Roshni Patel, senior solutions engineer with Interactive Health is combining technology with her public health experience and passion to use social determinants of health (SDOH) in a new and different way. Where individuals live, work and play can affect health risks and outcomes. Understanding SDOH such as safe neighborhoods, education and access to healthy foods are helping clients understand their workforce on a deeper level to achieve optimal employee health and wellbeing.

Roshni shares how she helps our clients

I have always been a “data geek” with a passion for helping individuals reach and maintain optimal health.  When given the opportunity to help our clients use SDOH data within their corporate wellness strategy, I jumped at the chance to be a part of it.

The vast amount of literature produced over the past few years on the topic of SDOH makes one think that this is a new discovery. However, documentation that social factors have an important impact on people’s health started with the 19th century sanitary campaigns in Europe. A renewed concern with social factors emerged in 2007 in global public health, spearheaded by the World Health Organization’s Commission on Social Determinants of Health and as one of the Healthy People 2020 overarching population health goals for the decade.

So, what is the new take on this age-old topic? A one-size-fits-all employee wellness program is no longer effective to improve the health and wellbeing of an employee population. Interactive Health is using SDOH to customize wellness programs to better address the unique needs of our clients in geographic locations with unique health challenges.

I access client-specific county level SDOH data through a proprietary national consumer database with data points on over 220 million adult US citizens.  This database includes individual demographics, consumer behavior attributes and 60 sub-categories of geographic level descriptors of health collected from publicly available sources such as the US Census, County Health Rankings and Behavioral Risk Factor Surveillance System.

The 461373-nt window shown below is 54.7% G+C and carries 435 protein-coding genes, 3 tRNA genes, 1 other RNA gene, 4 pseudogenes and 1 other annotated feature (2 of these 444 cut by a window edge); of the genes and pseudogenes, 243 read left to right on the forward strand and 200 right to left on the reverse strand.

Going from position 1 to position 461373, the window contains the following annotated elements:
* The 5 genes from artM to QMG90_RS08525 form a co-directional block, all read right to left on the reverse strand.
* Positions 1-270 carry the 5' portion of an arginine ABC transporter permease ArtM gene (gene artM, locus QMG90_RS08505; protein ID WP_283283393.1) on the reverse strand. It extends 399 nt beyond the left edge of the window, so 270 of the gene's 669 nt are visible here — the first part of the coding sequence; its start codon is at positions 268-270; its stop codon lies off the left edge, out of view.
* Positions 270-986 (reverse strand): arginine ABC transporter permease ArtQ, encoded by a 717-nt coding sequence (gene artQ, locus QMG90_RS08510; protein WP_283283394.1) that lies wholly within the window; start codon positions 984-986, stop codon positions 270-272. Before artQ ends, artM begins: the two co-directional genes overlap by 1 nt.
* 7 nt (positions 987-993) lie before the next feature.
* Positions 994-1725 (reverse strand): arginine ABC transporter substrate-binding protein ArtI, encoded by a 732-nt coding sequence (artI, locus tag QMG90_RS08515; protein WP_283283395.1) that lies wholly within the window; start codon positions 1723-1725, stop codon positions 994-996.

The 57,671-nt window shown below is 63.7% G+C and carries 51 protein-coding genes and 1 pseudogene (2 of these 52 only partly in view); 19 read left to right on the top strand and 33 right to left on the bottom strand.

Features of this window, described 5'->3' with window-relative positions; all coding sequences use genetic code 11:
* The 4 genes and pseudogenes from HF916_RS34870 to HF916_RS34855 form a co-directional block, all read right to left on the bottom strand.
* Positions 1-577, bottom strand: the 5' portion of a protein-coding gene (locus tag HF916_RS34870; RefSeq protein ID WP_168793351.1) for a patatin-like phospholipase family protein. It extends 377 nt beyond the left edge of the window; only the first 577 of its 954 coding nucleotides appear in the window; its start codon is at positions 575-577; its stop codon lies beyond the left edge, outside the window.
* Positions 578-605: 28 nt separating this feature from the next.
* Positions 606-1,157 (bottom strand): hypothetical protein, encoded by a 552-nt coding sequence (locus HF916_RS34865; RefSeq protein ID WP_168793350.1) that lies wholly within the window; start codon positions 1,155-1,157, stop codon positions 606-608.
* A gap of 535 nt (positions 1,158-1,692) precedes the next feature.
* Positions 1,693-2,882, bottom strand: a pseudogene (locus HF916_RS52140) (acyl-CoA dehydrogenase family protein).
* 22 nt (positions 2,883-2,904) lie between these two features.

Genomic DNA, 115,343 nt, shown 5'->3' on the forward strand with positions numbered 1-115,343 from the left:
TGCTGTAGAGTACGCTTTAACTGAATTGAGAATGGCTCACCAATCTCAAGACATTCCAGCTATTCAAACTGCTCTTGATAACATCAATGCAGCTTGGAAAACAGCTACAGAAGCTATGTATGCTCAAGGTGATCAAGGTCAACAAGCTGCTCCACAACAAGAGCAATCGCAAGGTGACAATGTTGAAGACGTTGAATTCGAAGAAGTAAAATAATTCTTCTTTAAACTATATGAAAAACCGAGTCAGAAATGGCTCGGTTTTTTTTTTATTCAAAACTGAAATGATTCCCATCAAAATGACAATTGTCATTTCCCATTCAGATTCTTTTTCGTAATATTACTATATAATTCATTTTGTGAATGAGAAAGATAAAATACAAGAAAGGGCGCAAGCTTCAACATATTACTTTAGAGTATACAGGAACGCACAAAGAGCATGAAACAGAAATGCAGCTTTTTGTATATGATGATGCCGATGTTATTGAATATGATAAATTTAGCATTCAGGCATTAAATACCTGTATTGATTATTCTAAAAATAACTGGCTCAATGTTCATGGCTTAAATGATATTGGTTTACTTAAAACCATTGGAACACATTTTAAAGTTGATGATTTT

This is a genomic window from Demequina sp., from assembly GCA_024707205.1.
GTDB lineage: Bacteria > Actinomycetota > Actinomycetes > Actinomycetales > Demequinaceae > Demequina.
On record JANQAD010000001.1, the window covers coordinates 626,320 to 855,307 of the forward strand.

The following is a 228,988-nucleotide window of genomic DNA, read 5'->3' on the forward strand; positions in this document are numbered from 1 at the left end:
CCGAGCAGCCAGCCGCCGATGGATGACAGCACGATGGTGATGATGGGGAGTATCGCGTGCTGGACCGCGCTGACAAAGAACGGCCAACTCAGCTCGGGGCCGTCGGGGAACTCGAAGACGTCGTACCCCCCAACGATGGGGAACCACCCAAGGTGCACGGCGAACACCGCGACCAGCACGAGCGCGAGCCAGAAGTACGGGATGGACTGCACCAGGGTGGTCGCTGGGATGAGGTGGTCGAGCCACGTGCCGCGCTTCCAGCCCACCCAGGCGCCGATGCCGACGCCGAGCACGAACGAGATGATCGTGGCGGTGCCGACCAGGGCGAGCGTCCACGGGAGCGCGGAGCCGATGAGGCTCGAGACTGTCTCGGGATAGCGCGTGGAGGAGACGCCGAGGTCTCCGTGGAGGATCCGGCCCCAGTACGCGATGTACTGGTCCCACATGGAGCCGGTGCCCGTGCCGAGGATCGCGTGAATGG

Once the analysis is complete we consult with the client to review and provide strategic recommendations. For example: I recently collected SDOH data on 7 counties in 6 states for a large manufacturing client. The analysis revealed that most locations had difficulties accessing a physician in their communities, but the wellness programming recommendations varied from location to location due to additional SDOH factors also taken into consideration.

For the Arkansas county location, we recommended giving access to a health coach for lifestyle coaching while implementing an onsite clinic to increase access and connection to care was a better option for the Mississippi and Ohio county locations. Some issues and recommendations were unique to the location such as smoking and higher average crime rates in Arkansas and mental and financial health concerns in Ohio.

We continue to add resources and personalized educational journeys based on where employees work, live and play. Check out our Podcast and register here for our webinar on how SDOH can play an important role in your wellness programming strategy.

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